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Michael Schenker

EMI continue their excellent and long overdue MSG appraisal. Post UFO/Scorpions, Schenker had formed MSG in 1979 and here we have albums four, five and six.

1982's Assault Attack saw more musical chairs, with ex Rainbow singer Graham Bonnet replacing Gary Barden, drummer Ted McKenna rejoining former SAHB bandmate and bassist Chris Glen, and now the Tommy Eyre at the keyboard help. It received mixed reviews at the time but now can rightly be considered a classic rock album, with both Bonnet and Schenker at the top of their respective games. With Schenker now having to handle all the guitar parts he was working harder, and the album verges on metal at times. The opening title track is a rifftastic epic, and 'Rock You To The Ground' verges on blues-metal. Contrast that with the more commercial 'Dancer', the obvious single. The album is really well worth checking out, and is bolstered here by a non album B-side. ****

The Bonnet era was as fractious as it was excellent, and pretty quickly Gary Barden was back fronting the band; an obvious choice alone for his familiarity with the earlier material. With Andy Nye now on keyboards, Built To Destroy is more melodic. Although there's still plenty of fire in Schenker's guitar work, opener 'Rock My Nights Away' features keyboards equal to the guitar in the mix. It's still on the coarse side of melodic, the coarseness adding a metal touch; the album could easily have been influential to a lot of late 80s bands. The album, much like Whitesnake's Slide It In, was given a US Remix, which was issued in the UK as a picture disc. But unlike the Whitesnake album, both versions are included here in their entirety. Just be careful of the Wikipedia entry, it only lists that alternate track order with no mention of the alternate version. There is a difference and it's to great be able to compare them here. ***

The original band's parting shot was another live album, 1984's Rock Will Never Die, recorded at Hammersmith on the previous year's tour. With an additional rhythm guitarist to bolster the band, the set kicks off with an excellent take on 'Captain Nemo' before launching into 'Rock My Nights Away'. While you could argue about another live album so soon, there is more reliance on MSG material and more of that to choose from. The set is well recorded, the guitars and keyboards well mixed. There are also 6 bonus tracks to complete the set. 'Are You Ready To Rock', 'Rock Will Never Die', 'Courvoisier Concerto' and 'Armed And Ready' all sound great; true testament to the band and Michael Schenker, who never sounded consistently so good before or since. And having Klause Mein and Rudolph Schenker guest on 'Doctor Doctor' make a fine parting shot. ***½

Michael Schenker

And to round things off, we get a 5 disc set of Walk The Stage: The Official Bootleg. If you ever needed proof, which you don't, well it's all here anyway.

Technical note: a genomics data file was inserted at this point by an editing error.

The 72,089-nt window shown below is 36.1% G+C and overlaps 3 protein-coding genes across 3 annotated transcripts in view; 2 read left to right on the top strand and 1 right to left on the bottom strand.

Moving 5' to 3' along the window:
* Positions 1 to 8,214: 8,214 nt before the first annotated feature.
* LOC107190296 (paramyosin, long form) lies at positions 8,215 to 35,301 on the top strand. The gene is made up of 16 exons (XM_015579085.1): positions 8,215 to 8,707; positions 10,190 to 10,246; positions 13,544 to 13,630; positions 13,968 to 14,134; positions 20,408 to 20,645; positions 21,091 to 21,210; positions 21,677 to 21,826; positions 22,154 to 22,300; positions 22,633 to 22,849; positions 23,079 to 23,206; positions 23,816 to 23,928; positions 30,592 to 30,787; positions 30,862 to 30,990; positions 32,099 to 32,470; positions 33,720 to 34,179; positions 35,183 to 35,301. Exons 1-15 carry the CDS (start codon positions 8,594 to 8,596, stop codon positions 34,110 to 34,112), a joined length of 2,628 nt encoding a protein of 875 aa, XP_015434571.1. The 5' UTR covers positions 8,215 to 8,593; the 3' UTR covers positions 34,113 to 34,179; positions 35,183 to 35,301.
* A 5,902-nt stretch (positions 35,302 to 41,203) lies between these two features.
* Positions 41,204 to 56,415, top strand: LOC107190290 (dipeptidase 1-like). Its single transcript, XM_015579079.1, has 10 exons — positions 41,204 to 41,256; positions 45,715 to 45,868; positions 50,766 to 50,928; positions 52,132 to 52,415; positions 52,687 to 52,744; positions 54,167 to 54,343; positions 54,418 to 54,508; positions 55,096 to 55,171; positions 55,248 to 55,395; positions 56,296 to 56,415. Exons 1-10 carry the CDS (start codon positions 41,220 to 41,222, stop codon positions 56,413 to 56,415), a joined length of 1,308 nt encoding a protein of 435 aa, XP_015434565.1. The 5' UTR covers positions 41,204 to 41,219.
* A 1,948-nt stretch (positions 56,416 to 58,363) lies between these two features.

Four CDs plus a DVD covering the band's 80-84 career, and whatever (limited) overlap there is with the individual album bonus tracks, this supersedes all.

Disc 1 kicks off with Live At Hammersmith September 1980. The line-up of Schenker, Barden, Paul Raymond, Cozy Powell and Chris Glen is that which recorded the following year's second album, but here were promoting the first. The set list is heavy on that first album, opening with a boisterous 'Armed And Ready' and features 'Cry For The Nations', 'Victim Of Illusion' and 'Into The Arena'. The extended 'Rock Bottom' and 'Lost Horizons' both run to over 11 minutes. Schenker's on rip roaring form, and Barden plenty talkative with the crowd.

Discs 2 and 3 will excite further: The same line-up, 1 year later, 2 shows on 19 August 1981 in Osaka Japan. The afternoon show kicks off with 'Armed And Ready' and 'Cry For The Nations' but it's tracks from the second album like 'Attack Of The Mad Axeman' and 'Let Sleeping Dogs Lie' that stand out. Both sets are excellent and well recorded too.

Disc 4 is the Reading 1982 performance, where the band go down a storm. This was recorded just a few days after Bonnet was fired and Barden drafted back at the last moment. The band really are on form, but it is a little unfair on Bonnet when Glen's introduction of Barden gets a huge cheer. Because of late change, the emphasis is on the early material, but the Bonnet era 'Rock You To The Ground' does go down rather well.

The set concludes with a DVD recorded live at Hammersmith 1983. Yes, this is an official video of the Rock Will Never Die live album, filmed for the Japanese market at the time in preparation of the impending tour there. An enthusiastic crowd, a tight and energetic performance, with some good angles. Well worth watching.

Overall a decent package that'll please rock fans, headbangers and Schenker fans alike. ***

Review by Joe Geesin

Album review (Reissues 1)

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***** Out of this world | **** Pretty damn fine |
*** OK, approach with caution unless you are a fan |
** Instant bargain bin fodder | * Ugly. Just ugly

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